When the red flag dropped and the 23 boats roared to full throttle for the start of the 185-mile Miami-Nassau Ocean Power Boat Race last Wednesday, clouds were scudding through the tops of the palms that line the shores of Government Cut. A late-season northeaster had kept small-craft warnings flying until noon the day before, and the wind had diminished little overnight. "The most rugged ocean race in the world," the official bulletins of Nassau's Coral Harbour Yacht Club had said, and the weather bureau was cooperating to make the boast come true.
In Government Cut the water lay smooth. Aboard Dick Bertram's Moppie I was slammed back into my chair as Skipper Sam Griffith gunned the engines, the fleet dropped astern and the wake stretched like a wide white road back toward our nearest competitors, a road that grew steadily longer. Dick Bertram and I looked at each other in amazement as the gap opened. We grinned. We had believed other boats would be faster in calm water and based our victory hopes on the performance of our V-stern Hunt design in the heavy seas of the open ocean and the punishing chop of the Bahama Bank.
Among our rivals was Forest Johnson in Tooky, latest of his Prowler creations, powered by twin 325-hp Crusaders, which dockside gossip credited with speeds approaching 60 mph. There was another Prowler, Black Caesar III, with nearly as much power and speed. There was
Miss Palm Springs
, a stripped-down Abbey, and two water jet-powered Buehler Turbocraft. We had assumed that these boats at least would take Moppie on the flat.
After a mile Moppie hit the first ocean swell beyond the breakwater. That ended our verbal enthusing. We pulled on the skindivers' face-masks, brought as protection against flying spray, and held on tight. As a sailboat sailor I was not hep to the ways of the high-speed-and-power world. "It's like parachute jumping," Sam Griffith had told me before my first ride the previous Saturday. "You don't need much experience."
And, in truth, I felt like an astronaut practicing in his three-dimensional merry-go-round: loop, circle and spin all at once. We suffered an astronaut's weightlessness. Objects not fastened down—like myself—repeatedly hung suspended in space. Each re-entry brought the suspended object back on the deck of Moppie with a solid smack. Some shocks were severe enough to bounce the face mask from eyes to chin. The tubular aluminum chairs aft disintegrated rapidly under our weight, and we threw them overboard. The two nonsteering members of the crew adopted a variety of positions which had nothing to do with human dignity or comfort. The problem was to find a way to hold yourself both up and down—at the same time. The spray from the bow wave jetted out like water from a fire hose, fanning sheets of water 50 feet to either side that blew off to leeward like heavy smoke.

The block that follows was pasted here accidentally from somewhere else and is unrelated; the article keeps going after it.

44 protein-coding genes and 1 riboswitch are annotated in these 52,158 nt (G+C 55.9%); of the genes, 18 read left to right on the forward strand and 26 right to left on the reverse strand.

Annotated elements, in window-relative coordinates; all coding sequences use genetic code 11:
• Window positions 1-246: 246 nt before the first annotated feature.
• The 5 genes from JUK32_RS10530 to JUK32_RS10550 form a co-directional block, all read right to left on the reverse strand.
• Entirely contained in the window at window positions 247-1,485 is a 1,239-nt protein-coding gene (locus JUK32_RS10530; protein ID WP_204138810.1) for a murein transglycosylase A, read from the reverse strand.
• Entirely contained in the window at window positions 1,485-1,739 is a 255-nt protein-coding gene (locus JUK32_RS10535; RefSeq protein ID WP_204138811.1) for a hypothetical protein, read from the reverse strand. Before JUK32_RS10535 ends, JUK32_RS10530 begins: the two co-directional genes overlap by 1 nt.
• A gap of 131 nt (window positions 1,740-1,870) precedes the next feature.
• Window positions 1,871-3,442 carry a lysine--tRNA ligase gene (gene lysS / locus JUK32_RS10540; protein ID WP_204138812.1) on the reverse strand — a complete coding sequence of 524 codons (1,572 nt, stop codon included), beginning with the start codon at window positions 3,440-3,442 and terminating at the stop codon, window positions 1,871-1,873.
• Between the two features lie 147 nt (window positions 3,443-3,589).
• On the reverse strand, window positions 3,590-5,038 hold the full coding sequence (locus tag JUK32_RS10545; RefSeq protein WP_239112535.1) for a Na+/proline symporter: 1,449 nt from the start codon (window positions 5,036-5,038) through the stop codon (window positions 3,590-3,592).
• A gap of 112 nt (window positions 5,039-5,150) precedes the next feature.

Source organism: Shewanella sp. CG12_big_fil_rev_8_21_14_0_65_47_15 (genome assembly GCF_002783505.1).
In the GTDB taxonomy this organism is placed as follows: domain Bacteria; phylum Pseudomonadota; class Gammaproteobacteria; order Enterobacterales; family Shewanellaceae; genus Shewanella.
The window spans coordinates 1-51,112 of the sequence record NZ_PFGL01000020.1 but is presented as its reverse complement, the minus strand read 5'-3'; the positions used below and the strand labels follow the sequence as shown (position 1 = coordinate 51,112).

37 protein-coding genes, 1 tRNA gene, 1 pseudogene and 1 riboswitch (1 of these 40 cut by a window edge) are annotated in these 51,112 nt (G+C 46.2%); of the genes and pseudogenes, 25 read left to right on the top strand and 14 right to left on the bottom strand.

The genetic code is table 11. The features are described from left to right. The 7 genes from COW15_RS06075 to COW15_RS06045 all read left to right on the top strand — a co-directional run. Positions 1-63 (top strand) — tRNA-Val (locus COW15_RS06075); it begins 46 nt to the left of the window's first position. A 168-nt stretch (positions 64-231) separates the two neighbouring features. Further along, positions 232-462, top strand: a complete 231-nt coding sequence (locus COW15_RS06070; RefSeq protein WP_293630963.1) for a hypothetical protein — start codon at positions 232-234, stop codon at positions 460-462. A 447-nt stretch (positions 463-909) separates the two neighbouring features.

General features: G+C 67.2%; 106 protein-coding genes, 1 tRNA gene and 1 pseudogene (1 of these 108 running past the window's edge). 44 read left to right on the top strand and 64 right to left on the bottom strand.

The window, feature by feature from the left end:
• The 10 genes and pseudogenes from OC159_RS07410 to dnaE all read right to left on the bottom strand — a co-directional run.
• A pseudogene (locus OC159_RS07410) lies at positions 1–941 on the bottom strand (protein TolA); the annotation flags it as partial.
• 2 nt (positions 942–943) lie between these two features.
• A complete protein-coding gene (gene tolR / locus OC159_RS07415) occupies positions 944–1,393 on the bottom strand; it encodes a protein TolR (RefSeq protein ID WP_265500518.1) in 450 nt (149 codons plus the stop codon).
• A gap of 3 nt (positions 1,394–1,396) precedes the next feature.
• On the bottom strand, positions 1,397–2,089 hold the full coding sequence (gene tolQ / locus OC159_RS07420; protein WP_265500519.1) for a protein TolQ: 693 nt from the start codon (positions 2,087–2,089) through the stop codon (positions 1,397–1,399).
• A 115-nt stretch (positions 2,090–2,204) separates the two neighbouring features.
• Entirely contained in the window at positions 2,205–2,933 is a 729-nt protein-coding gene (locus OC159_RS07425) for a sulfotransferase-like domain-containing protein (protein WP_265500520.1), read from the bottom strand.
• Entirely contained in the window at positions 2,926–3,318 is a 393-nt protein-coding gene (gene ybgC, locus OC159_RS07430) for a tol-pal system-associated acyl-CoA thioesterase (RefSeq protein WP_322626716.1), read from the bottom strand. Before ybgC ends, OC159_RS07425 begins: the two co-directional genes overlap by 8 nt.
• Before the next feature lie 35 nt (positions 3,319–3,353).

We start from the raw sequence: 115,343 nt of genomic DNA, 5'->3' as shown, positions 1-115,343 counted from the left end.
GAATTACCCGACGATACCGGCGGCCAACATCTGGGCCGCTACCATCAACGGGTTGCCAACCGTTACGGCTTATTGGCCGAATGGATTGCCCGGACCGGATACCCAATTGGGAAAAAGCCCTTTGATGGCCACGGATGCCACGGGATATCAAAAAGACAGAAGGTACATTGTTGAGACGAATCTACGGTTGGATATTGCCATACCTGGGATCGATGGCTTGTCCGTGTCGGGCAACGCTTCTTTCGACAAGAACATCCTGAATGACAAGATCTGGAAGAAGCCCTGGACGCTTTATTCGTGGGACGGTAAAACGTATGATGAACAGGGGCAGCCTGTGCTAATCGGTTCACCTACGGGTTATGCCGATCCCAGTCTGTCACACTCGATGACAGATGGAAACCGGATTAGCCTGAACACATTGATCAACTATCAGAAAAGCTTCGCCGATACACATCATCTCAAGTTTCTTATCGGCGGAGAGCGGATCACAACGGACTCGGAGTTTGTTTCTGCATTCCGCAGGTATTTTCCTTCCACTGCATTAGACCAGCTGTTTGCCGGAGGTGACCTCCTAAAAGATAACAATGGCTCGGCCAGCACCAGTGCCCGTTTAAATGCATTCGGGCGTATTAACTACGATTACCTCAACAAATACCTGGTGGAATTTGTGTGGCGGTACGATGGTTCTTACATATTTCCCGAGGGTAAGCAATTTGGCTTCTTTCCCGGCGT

ENJOYING THE RIDE
My sailing colleagues may doubt this, but as soon as I was convinced Moppie would land right side up after each succeeding sea, I began enjoying myself. Even to one unfamiliar with the type it was obvious she was a wonderful sea boat: 30 feet over-all, built to designs by C. Raymond Hunt of Marblehead in the yard of Richard H. Bertram in Miami by workmen only recently from Havana, Moppie's underwater form was unusual—V-shaped not only forward but all the way back to the transom. General practice is to rely on a flat stern to gain planing effect which lessens drag and adds speed. Our hull also had a series of longitudinal strakes designed to help lift the boat onto a plane and to contribute stability by lessening the tendency of the boat to roll.
In the Gulf Stream a steep, confused sea was running, and Moppie immediately came into her own. Within minutes the fleet had dwindled to dots wreathed in spray. Long before the skyline of Miami Beach dropped below the horizon the rest of the boats were out of sight astern. The twin 275-hp Interceptor engines alternately roared and purred as Sam Griffith nursed us over the biggest seas, careful not to let the propellers come out of the water. We had a pair of soft-metal propellers. Bertram had been unable to get any of the specially hardened props designed to stand the stresses that occur when they pop in and out of the water. Watching Sam steer and handle the throttles, I realized that as much delicacy of touch and sense of conditions was required here as in taking a 12-meter sailing yacht to windward.
Meanwhile, a number of the other boats were in trouble.
Miss Palm Springs
had barely cleared the breakwater when both engines began to pull away from the hull mountings, and she withdrew. Five competitors returned after sampling the offshore seas. Two needed Coast Guard escort. Three Hearts Jr. made 15 miles before needing a tow back to port.
Aboard Flica, a Hunt design built under license by Fairey Marine of England, Driver Charles Compton smelled smoke when he was 15 miles west of Cat Cay. Compton lifted the engine hatch to investigate, and he was blown overboard by a tremendous explosion. His crew jumped after him. Both were picked up 20 minutes later by the cruiser Merry Jane, which was in the predicted log division of the race. They were landed and flown to the hospital in Nassau while Flica burned to the water and sank.